“It’s one thing to say this isn’t nice, it’s a necessity,” Freeman said, “It’s another to be in a climate where people know that’s why this is a good thing.” “You are now at ground zero.”

Post-Floyd transformation

Candidates have more bargaining power over companies looking to adopt DEIs after the resurgence of social justice movements sparked by the police killing of George Floyd in May 2020.

Finding qualified personnel is not usually the hurdle, according to Chantal Raymond, CEO of Inclusive Legal Search.

“Finding the candidates is the easy part,” said Raymond. “It’s finding clients (law firms) who feel so committed to the role that they’re willing to invest in it.”

Before the Floyd-inspired push for social justice, corporations were often A partner is assigned to focus on DEI initiatives, in addition to their billing. Many companies, such as Ferrell of New England, still use this strategy. The firm appointed its first diversity partner, Jeffrey Why of the Communications Law Practice Group, this month.

Verrill’s managing partner, Scott Anderson, said the company decided to select an internal candidate after hearing about the challenges of hiring a DEI leader at other companies. He said the job required someone who could get partners on board.

“The person must have the skill of being able to communicate goals and objectives to work collaboratively with partners to get them to understand why we need to do something differently,” Anderson said.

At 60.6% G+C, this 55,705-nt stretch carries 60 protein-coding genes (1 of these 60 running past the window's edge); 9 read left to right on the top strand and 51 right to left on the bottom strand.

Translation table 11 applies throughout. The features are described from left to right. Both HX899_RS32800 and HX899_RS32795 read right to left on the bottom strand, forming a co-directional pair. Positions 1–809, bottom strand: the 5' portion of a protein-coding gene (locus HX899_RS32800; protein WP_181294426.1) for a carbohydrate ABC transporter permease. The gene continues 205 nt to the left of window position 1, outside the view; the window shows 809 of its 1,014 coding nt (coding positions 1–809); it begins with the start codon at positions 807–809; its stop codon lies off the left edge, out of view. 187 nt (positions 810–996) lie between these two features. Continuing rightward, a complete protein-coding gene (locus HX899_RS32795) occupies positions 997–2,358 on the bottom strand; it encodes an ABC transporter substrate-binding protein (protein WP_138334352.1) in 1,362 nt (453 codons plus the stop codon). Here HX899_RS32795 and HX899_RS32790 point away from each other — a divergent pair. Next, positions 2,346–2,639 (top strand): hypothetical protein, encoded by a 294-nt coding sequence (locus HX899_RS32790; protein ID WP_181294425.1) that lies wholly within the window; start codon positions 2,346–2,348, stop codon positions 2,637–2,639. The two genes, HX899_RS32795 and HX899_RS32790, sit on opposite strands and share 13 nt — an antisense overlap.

Some of the nation’s largest law firms have hired a full-time DEI chair for the first time over the past year. Ackermann in May hired Cassandra Caldwell, who has held diversity-focused positions at Visa and General Electric. In November White & Case enlisted Fakhriyazidi’s gift from Weil, Gotshal & Manges.

Buy at the top

John Harmon, chairman of McGuireWoods in Virginia, said the companies have tried to set aggressive targets for DEI — including hiring senior DEI officials — amid the social justice upsurge in the wake of Floyd’s killing.

Harmon is a veteran litigator who consults organizations on their DEI efforts. He was the only black attorney to hold the top 100 law firm in the country when he was named to the position in 2017. The firm, which has roots in the 19th century in Charlottesville, Virginia, has had a senior DEI official for more than a decade. of time, according to Harmon. Atlanta partner Ken Niebuhr is the current chair of the company’s Diversity Committee.

Some organizations that rushed to boost their diversity programs after Floyd’s death didn’t take the time to think about what they wanted to achieve first, according to Harmon. Some warned that their DEI goals did not match the resources they were willing to commit, or were simply not sustainable.

Harmon said acceptance at the summit was essential. Public support from the company’s other C-Suite leaders and influential partners can set the course for the rest of the company.

“It’s important that they have a voice and access to senior leadership,” Harmon said.

Being a lawyer also helps.

A leader at Foley’s DEI, Robertson was an associate at Kirkland & Ellis and Seyfarth Shaw before turning to the recruitment and legal diversity business. She said this background made it easier for her to get the attention of partners.

“I will sometimes “I joke that the lawyers can’t hear me until they know I also have a JD,” Robertson said. “The whole way a person carries themselves changes.”